Rishi Sunak has acknowledged the difficulty in comprehending the extent of government assistance provided for energy bills while defending his efforts to address the cost of living. The prime minister emphasised his priority of reducing inflation and assured that his strategy to mitigate rising prices was effective.
This comes as recent data revealed a slowdown in inflation last month due to lower energy expenses. However, the costs of food, dining out, and accommodations are still on the rise. In the year leading up to July, the inflation rate decreased to 6.8% from June’s 7.9%. Although prices are increasing at a slower pace, inflation remains high in comparison to historical rates and significantly surpasses the Bank of England’s 2% target.
Speaking at a business event in Leicestershire, Sunak explained that the government’s support for energy bills might be less comprehensible than the furlough scheme. He clarified that a typical family had received approximately half of their energy bill expenses covered by the government in recent months, amounting to £1,500.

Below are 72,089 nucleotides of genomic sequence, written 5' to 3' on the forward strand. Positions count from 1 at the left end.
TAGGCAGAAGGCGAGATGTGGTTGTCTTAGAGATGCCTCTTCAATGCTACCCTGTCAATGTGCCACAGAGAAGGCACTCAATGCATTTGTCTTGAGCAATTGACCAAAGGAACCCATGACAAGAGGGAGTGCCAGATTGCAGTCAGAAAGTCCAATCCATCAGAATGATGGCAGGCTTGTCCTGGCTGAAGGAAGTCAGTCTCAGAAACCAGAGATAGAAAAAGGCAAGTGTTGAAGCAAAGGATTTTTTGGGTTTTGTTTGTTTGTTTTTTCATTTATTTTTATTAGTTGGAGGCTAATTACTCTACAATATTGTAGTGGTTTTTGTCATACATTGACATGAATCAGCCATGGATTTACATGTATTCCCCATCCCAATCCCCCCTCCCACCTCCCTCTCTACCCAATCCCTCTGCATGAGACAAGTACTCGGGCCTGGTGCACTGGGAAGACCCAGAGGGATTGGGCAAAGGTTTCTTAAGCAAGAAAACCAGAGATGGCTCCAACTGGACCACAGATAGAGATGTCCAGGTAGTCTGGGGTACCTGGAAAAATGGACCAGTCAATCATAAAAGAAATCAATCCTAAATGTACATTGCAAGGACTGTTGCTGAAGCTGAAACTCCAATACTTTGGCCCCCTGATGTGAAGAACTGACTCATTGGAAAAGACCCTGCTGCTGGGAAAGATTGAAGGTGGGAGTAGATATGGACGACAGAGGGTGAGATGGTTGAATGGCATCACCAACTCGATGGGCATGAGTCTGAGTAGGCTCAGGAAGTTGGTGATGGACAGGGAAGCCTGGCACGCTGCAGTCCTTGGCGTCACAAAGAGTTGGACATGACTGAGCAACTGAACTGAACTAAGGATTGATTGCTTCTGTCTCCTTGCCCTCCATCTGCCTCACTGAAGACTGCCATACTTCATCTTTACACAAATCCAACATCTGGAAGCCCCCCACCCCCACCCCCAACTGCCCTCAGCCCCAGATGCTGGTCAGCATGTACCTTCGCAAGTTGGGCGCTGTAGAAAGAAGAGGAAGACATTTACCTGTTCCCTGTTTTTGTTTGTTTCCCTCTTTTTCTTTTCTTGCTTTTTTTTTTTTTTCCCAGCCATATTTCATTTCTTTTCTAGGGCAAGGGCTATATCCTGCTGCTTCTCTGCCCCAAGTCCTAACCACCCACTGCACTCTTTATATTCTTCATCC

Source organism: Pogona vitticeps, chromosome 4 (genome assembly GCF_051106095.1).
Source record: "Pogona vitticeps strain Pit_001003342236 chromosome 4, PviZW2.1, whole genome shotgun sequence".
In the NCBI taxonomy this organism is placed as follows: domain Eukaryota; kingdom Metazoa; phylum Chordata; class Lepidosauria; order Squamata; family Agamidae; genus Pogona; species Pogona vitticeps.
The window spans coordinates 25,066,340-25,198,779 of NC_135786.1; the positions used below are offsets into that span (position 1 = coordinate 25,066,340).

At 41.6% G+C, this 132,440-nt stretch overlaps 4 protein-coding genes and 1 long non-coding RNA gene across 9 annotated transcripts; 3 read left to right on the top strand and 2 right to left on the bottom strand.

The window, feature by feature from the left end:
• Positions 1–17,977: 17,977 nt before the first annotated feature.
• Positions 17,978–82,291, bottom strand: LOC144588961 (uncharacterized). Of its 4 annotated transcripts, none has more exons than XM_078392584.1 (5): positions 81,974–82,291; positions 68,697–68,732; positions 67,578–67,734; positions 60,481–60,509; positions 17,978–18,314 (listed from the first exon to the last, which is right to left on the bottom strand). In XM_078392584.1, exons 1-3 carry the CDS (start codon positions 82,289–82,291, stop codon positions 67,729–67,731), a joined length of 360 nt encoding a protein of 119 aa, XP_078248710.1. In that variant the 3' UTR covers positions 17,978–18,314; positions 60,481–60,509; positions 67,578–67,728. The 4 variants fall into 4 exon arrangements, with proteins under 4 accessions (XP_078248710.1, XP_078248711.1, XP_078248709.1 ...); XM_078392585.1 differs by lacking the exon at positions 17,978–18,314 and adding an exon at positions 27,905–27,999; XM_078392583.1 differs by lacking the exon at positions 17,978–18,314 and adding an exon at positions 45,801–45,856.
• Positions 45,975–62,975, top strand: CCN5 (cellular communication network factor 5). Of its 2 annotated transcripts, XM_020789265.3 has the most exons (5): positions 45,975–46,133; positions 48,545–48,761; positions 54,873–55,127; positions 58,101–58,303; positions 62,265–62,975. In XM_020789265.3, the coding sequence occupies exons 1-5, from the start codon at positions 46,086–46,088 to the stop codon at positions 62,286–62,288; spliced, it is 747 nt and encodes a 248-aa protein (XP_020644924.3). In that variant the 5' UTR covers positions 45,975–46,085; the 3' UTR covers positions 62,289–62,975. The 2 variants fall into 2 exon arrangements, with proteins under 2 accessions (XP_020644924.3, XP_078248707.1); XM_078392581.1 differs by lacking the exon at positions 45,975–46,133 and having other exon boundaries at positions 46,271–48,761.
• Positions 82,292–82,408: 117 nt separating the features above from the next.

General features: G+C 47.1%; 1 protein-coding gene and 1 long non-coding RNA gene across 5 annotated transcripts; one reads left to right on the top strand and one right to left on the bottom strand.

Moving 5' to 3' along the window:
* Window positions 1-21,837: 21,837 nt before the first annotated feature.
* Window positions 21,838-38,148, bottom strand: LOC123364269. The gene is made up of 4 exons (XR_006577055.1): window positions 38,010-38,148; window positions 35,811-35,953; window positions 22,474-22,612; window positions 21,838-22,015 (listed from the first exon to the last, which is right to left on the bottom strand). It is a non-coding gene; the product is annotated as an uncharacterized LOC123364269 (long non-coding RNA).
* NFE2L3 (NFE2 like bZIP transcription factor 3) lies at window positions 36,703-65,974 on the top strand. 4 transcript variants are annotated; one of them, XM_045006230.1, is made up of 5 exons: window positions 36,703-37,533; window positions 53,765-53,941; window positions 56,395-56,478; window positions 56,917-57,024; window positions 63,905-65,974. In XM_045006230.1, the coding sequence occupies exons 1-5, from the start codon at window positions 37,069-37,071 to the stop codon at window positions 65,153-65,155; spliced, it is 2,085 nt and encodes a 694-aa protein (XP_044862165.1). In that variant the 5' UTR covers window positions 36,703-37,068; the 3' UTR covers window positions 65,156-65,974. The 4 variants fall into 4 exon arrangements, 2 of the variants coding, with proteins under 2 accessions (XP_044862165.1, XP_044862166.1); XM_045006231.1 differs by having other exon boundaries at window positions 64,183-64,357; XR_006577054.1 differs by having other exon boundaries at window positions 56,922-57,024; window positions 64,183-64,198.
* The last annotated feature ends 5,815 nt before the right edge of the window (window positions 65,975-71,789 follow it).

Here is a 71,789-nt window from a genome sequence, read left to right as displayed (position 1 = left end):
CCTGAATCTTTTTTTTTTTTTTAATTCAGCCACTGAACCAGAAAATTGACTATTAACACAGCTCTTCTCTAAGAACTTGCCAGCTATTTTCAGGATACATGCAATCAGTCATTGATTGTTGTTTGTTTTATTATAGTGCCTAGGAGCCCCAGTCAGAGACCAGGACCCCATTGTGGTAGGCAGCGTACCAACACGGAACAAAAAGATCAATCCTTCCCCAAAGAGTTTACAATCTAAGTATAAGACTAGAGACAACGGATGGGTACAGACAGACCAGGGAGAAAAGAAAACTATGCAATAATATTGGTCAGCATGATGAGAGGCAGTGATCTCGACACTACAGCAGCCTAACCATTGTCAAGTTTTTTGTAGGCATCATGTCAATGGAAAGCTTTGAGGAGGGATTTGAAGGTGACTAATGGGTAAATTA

Sunak detailed that despite individuals receiving their energy bills and feeling the shock of high costs, they might not realise that a substantial portion had already been covered. The Energy Price Guarantee, which limited household energy bills to £2,500 annually and included a £400 winter discount, concluded in July.
The Labour Party criticised Sunak’s remarks, attributing economic challenges and increased prices to Conservative policies. The Liberal Democrats also expressed discontent, describing Sunak as disconnected from the public’s concerns.
Sunak outlined the government’s approach to tackling inflation by managing spending and borrowing responsibly, increasing production, and aiding people during this challenging period. He asserted that his plan to halve inflation by year’s end was showing progress. While acknowledging the current difficulties, he mentioned government initiatives such as reducing fuel duty, capping bus fares, and providing support payments to individuals on Universal Credit and pensioners.